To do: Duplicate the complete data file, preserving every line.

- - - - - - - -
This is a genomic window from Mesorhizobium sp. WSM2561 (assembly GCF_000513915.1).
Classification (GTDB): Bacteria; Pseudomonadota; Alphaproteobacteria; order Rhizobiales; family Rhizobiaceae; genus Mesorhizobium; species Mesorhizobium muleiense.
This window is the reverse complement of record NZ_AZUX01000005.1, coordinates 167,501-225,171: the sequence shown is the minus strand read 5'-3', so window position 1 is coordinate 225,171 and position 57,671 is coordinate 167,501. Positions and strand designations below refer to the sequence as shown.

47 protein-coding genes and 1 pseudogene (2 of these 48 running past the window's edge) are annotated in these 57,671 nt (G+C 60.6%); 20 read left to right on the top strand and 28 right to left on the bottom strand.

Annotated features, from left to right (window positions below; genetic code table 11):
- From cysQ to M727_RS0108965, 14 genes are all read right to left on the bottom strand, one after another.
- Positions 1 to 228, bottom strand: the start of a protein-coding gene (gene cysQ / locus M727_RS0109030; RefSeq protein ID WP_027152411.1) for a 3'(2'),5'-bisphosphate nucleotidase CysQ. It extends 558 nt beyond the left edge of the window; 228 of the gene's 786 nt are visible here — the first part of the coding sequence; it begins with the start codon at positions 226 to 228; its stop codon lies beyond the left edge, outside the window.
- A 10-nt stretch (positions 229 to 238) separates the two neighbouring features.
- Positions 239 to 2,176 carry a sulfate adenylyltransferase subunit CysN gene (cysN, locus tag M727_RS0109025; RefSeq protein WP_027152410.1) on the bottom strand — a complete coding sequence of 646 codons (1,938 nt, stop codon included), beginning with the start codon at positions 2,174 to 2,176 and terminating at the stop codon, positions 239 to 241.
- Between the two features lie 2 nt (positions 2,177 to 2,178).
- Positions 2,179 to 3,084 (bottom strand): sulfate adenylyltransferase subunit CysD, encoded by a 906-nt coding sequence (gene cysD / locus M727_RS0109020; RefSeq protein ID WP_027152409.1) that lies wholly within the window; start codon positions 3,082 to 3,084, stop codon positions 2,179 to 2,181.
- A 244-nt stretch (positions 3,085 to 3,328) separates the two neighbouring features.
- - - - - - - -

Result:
This is a genomic window from Mesorhizobium sp. WSM2561 (assembly GCF_000513915.1).
Classification (GTDB): Bacteria; Pseudomonadota; Alphaproteobacteria; order Rhizobiales; family Rhizobiaceae; genus Mesorhizobium; species Mesorhizobium muleiense.
This window is the reverse complement of record NZ_AZUX01000005.1, coordinates 167,501-225,171: the sequence shown is the minus strand read 5'-3', so window position 1 is coordinate 225,171 and position 57,671 is coordinate 167,501. Positions and strand designations below refer to the sequence as shown.

47 protein-coding genes and 1 pseudogene (2 of these 48 running past the window's edge) are annotated in these 57,671 nt (G+C 60.6%); 20 read left to right on the top strand and 28 right to left on the bottom strand.

Annotated features, from left to right (window positions below; genetic code table 11):
- From cysQ to M727_RS0108965, 14 genes are all read right to left on the bottom strand, one after another.
- Positions 1 to 228, bottom strand: the start of a protein-coding gene (gene cysQ / locus M727_RS0109030; RefSeq protein ID WP_027152411.1) for a 3'(2'),5'-bisphosphate nucleotidase CysQ. It extends 558 nt beyond the left edge of the window; 228 of the gene's 786 nt are visible here — the first part of the coding sequence; it begins with the start codon at positions 226 to 228; its stop codon lies beyond the left edge, outside the window.
- A 10-nt stretch (positions 229 to 238) separates the two neighbouring features.
- Positions 239 to 2,176 carry a sulfate adenylyltransferase subunit CysN gene (cysN, locus tag M727_RS0109025; RefSeq protein WP_027152410.1) on the bottom strand — a complete coding sequence of 646 codons (1,938 nt, stop codon included), beginning with the start codon at positions 2,174 to 2,176 and terminating at the stop codon, positions 239 to 241.
- Between the two features lie 2 nt (positions 2,177 to 2,178).
- Positions 2,179 to 3,084 (bottom strand): sulfate adenylyltransferase subunit CysD, encoded by a 906-nt coding sequence (gene cysD / locus M727_RS0109020; RefSeq protein ID WP_027152409.1) that lies wholly within the window; start codon positions 3,082 to 3,084, stop codon positions 2,179 to 2,181.
- A 244-nt stretch (positions 3,085 to 3,328) separates the two neighbouring features.